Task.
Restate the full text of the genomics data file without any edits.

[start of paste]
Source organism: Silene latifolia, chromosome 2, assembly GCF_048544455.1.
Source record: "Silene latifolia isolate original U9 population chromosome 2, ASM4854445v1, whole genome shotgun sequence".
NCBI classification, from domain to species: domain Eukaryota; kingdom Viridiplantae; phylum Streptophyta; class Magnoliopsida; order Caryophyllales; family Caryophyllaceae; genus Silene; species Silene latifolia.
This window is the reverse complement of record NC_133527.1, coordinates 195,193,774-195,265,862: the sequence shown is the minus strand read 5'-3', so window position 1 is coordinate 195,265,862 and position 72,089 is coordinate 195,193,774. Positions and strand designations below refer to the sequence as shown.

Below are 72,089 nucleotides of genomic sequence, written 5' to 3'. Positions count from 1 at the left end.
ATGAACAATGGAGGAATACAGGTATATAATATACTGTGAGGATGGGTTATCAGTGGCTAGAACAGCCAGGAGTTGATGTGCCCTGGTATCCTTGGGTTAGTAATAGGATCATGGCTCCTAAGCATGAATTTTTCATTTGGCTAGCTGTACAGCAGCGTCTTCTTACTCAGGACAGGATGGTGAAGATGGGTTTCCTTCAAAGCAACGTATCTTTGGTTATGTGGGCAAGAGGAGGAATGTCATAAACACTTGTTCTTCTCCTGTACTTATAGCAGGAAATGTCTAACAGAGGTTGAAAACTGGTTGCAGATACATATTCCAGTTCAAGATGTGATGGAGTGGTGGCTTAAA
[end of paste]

Source organism: Silene latifolia, chromosome 2, assembly GCF_048544455.1.
Source record: "Silene latifolia isolate original U9 population chromosome 2, ASM4854445v1, whole genome shotgun sequence".
NCBI classification, from domain to species: domain Eukaryota; kingdom Viridiplantae; phylum Streptophyta; class Magnoliopsida; order Caryophyllales; family Caryophyllaceae; genus Silene; species Silene latifolia.
This window is the reverse complement of record NC_133527.1, coordinates 195,193,774-195,265,862: the sequence shown is the minus strand read 5'-3', so window position 1 is coordinate 195,265,862 and position 72,089 is coordinate 195,193,774. Positions and strand designations below refer to the sequence as shown.

Below are 72,089 nucleotides of genomic sequence, written 5' to 3'. Positions count from 1 at the left end.
ATGAACAATGGAGGAATACAGGTATATAATATACTGTGAGGATGGGTTATCAGTGGCTAGAACAGCCAGGAGTTGATGTGCCCTGGTATCCTTGGGTTAGTAATAGGATCATGGCTCCTAAGCATGAATTTTTCATTTGGCTAGCTGTACAGCAGCGTCTTCTTACTCAGGACAGGATGGTGAAGATGGGTTTCCTTCAAAGCAACGTATCTTTGGTTATGTGGGCAAGAGGAGGAATGTCATAAACACTTGTTCTTCTCCTGTACTTATAGCAGGAAATGTCTAACAGAGGTTGAAAACTGGTTGCAGATACATATTCCAGTTCAAGATGTGATGGAGTGGTGGCTTAAA